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Many balk at farming town land in Duxbury

By Robert Knox
Globe Correspondent / September 8, 2011

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Backed by top local officials, Duxbury’s Agricultural Commission wants to grow hay in Bay Farm Field, an 80-acre playground for birds, butterflies, small mammals like rabbits, and bigger ones like people and dogs.

Proponents of the plan say the different uses of agriculture and recreation can share the site. “I’m a big believer in multiple users all coexisting harmoniously on town-owned property,’’ selectmen chairman Shawn Dahlen said.

But residents near the field say it is close to perfect the way it is, and they have formed the Friends of Bay Farm to oppose the idea.

Their view is backed by naturalists such as National Audubon Society field guide author Brian Cassie, who says he is impressed with the site’s environmental value.

“For its size it’s the most beautiful meadow I’ve seen in Massachusetts. And I’ve been everywhere,’’ Cassie said. Citing the diversity of birds, butterflies, and native plants the field supports, he called the idea of turning it into a hay field “counterproductive.’’

Of the field’s 80 acres, 44 belong to Duxbury and the remainder to Kingston. Acquired by the towns for conservation and passive recreation, or walking, the site is also the southern terminus of the extensive Bay Circuit Trail, which circles Boston from the North Shore to the South.

Duxbury’s Aannual Town Meeting this spring defeated a proposal to turn over management of the property to the Agricultural Commission through a 10-year lease.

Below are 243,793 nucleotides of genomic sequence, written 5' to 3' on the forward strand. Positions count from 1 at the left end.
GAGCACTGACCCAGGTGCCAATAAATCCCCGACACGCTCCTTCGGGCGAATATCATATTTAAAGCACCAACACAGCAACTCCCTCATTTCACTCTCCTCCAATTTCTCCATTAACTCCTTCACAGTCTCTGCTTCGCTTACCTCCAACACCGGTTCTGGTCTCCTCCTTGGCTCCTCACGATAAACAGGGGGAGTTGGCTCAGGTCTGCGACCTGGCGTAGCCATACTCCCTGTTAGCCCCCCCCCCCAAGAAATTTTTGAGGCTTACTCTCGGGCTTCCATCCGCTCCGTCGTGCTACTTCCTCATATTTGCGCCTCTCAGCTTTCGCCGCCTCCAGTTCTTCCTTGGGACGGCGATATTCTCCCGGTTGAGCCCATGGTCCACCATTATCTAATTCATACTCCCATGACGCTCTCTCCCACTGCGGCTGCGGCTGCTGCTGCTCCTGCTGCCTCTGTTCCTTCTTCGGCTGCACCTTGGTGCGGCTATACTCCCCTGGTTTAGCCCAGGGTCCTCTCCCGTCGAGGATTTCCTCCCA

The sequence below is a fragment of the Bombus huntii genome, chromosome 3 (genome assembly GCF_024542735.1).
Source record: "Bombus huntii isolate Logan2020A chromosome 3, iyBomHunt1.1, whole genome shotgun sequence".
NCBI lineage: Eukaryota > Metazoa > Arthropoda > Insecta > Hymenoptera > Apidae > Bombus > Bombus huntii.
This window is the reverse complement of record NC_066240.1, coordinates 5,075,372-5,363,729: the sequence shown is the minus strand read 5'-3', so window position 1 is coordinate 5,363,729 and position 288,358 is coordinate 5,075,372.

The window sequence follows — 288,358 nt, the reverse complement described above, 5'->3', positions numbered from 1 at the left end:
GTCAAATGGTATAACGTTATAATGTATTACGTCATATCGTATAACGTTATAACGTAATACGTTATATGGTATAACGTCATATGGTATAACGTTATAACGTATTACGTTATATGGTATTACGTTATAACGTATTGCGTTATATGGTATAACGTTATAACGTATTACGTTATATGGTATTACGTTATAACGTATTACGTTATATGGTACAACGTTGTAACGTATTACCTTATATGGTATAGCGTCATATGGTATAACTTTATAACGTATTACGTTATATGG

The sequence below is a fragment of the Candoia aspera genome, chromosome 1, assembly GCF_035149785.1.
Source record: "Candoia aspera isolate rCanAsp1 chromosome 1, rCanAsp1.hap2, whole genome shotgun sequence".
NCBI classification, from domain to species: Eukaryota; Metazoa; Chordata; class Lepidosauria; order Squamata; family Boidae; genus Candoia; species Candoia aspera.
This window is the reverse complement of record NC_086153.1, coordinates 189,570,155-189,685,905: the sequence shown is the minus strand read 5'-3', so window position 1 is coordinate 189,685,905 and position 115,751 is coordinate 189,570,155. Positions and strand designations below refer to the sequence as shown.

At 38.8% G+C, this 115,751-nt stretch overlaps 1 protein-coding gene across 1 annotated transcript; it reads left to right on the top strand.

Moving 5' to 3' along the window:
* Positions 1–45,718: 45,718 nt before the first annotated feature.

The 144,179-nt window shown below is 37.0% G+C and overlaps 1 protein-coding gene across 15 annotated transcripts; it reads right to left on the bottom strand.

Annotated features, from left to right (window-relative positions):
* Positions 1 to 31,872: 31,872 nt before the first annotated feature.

The commission says a hay field on the site’s level ground would produce a valuable crop for local farmers.

But Town Meeting voters were unconvinced that the Bay Farm Field proposal, which required a two-thirds vote, would benefit the town, defeating it by a vote of 182 opposed to 80 in favor.

Still, the commission has brought up the idea again at recent meetings, looking for what chairman Jeff Chandler called “a way to get past the controversy with the dog walkers’’ and others who frequent the recreation area.

Chandler said the commission originally turned its eyes on Bay Farm because it’s one of the largest tracts of open land in town. “It just didn’t seem utilized, basically, to the fullest extent,’’ he said. The proposal was initially buoyed by an enthusiastic response by the Board of Selectmen. “They thought it was a great idea,’’ Chandler said.

Selectmen still think a shared use remains a strong option.

“I don’t see any reason why something wonderful can’t be worked out,’’ Dahlen said. He said opposition comes from “a well-mobilized group of opponents . . . who want to keep it just the way it is.’’

Opponents have no hesitation saying that “keeping it the way it is’’ for conservation and nature walks is their view of Bay Farm Field’s future. “We were shocked to learn they are still considering this,’’ said Stephen Schroeder, a spokesman for the 100-member Friends group.

He said the Agricultural Commission has failed “to balance the interests’’ of those who use the field for nature walks.

Robert Knox can be reached at